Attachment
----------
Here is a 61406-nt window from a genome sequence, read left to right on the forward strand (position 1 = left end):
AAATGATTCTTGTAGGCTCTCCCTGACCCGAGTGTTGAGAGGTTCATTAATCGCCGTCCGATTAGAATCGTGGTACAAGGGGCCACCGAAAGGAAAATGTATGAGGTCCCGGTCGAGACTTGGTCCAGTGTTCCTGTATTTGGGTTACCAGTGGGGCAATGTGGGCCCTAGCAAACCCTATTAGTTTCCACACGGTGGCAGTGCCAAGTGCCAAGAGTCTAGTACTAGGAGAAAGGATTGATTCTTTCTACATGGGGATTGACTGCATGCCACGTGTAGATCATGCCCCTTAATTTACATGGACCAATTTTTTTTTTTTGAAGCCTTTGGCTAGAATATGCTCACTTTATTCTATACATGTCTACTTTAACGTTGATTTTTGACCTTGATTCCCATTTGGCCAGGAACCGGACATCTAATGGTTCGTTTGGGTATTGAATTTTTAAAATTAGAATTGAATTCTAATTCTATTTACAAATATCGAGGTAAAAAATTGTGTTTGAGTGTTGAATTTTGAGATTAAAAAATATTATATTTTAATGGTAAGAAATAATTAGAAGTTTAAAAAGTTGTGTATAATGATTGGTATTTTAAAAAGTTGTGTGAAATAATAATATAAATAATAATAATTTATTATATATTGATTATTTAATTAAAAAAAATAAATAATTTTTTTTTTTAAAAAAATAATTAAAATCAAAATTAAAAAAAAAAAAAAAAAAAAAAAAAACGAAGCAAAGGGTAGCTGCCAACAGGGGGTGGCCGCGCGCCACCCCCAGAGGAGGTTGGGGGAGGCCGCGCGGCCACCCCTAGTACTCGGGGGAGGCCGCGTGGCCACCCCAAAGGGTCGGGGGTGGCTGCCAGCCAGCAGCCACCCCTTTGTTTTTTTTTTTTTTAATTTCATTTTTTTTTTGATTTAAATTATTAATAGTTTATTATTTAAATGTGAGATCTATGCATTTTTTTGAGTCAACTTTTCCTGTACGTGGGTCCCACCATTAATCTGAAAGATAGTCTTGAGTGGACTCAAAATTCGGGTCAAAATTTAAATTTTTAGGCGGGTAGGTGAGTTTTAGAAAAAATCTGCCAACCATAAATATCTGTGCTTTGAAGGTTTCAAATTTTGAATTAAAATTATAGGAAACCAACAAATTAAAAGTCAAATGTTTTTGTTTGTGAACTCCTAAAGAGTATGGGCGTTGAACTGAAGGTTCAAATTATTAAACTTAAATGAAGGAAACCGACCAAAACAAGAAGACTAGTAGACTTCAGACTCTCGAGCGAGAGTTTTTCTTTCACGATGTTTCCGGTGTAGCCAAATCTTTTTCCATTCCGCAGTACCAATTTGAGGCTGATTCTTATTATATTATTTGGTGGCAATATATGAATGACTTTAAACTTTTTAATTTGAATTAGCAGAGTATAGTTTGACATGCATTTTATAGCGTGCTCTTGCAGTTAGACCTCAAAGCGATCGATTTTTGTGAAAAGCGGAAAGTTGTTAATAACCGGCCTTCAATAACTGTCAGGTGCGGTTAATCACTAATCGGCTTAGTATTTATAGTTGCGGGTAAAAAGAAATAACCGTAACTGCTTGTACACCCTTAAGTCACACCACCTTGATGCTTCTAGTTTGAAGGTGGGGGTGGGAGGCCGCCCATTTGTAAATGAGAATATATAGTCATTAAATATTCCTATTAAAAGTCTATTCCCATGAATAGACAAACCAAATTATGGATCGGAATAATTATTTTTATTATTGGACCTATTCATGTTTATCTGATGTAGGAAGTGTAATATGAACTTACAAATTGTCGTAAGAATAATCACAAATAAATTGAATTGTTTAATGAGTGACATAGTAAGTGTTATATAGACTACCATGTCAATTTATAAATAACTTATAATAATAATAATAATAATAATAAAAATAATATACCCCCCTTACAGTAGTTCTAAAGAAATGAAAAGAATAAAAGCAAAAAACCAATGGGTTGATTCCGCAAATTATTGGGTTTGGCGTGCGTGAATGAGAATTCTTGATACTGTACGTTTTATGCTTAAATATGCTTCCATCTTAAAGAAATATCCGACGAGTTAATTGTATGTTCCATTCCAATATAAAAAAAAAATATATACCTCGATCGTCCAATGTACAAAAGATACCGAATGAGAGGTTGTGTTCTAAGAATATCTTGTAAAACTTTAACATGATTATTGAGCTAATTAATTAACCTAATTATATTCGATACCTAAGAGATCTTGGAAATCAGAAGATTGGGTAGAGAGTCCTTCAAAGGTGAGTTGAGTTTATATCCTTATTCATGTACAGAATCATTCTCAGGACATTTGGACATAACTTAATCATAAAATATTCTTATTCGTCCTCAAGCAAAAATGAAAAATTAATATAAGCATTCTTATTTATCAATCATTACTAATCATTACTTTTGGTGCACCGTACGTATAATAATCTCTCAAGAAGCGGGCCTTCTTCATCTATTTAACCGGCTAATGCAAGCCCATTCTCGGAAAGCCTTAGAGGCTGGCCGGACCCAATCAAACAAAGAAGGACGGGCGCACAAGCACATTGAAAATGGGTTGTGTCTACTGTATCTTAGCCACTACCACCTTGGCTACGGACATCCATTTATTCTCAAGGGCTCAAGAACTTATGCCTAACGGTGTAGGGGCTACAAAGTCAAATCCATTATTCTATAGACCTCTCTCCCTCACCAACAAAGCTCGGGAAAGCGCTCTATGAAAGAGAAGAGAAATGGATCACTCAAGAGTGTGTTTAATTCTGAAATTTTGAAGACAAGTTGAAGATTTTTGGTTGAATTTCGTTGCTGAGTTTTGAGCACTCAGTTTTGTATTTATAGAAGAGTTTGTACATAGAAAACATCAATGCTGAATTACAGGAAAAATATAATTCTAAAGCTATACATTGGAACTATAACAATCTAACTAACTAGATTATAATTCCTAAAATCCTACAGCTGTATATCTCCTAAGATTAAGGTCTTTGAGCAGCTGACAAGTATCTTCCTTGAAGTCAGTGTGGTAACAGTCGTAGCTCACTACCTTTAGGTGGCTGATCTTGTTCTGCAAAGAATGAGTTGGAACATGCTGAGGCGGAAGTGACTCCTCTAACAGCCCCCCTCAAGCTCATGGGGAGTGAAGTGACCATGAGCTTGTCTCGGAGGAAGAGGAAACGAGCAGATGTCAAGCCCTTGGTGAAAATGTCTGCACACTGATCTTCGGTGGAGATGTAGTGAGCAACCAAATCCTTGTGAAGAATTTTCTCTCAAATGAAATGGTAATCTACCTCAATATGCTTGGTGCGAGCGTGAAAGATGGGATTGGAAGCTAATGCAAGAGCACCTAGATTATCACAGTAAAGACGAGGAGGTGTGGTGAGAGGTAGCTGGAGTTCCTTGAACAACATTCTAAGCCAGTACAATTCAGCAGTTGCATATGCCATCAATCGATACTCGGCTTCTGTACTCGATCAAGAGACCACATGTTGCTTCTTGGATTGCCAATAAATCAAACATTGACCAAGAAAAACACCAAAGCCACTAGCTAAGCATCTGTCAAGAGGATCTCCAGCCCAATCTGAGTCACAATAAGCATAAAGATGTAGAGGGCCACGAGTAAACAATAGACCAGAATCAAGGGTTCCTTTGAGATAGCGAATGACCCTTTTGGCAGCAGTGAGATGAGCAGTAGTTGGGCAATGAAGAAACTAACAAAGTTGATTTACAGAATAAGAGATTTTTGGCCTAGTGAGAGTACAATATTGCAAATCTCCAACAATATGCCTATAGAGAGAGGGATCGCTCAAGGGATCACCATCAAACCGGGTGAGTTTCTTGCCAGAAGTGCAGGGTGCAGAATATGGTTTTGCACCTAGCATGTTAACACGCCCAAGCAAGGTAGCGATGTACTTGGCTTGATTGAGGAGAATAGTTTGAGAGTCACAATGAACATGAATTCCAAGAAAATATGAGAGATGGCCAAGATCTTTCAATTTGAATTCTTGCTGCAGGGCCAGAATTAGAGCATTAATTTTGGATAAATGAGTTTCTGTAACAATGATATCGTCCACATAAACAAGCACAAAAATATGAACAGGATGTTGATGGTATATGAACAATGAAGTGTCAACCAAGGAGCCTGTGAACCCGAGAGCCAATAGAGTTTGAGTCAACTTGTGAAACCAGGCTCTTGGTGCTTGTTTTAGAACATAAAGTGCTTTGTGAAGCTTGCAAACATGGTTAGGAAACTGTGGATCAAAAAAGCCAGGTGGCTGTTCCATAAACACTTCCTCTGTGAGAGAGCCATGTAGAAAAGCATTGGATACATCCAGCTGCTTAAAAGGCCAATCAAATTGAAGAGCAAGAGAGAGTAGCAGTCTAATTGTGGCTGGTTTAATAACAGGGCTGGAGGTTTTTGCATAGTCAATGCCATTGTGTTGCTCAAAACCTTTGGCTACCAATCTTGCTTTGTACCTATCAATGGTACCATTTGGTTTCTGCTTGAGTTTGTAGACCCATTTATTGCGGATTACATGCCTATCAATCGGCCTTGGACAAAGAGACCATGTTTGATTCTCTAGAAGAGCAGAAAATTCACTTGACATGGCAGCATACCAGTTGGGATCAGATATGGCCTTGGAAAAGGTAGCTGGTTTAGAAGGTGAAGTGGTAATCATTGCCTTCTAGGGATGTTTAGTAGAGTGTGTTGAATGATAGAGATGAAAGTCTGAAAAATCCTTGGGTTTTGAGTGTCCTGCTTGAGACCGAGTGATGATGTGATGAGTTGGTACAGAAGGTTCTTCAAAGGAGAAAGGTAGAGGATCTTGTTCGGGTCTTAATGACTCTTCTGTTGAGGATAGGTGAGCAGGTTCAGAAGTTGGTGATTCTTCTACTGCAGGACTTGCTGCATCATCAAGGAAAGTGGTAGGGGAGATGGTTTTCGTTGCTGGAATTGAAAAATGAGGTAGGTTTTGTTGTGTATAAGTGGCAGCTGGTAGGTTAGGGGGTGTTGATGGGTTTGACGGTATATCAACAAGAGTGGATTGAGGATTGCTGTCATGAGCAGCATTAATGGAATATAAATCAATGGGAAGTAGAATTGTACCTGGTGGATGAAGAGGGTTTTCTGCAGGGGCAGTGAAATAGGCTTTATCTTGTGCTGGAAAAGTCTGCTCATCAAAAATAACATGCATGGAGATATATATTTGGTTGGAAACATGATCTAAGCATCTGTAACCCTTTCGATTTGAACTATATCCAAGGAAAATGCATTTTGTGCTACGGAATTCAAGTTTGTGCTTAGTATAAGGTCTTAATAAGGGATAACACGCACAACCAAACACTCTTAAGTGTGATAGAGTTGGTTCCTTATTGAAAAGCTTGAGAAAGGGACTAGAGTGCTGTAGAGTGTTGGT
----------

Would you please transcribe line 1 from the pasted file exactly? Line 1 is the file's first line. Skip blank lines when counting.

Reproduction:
Here is a 61406-nt window from a genome sequence, read left to right on the forward strand (position 1 = left end):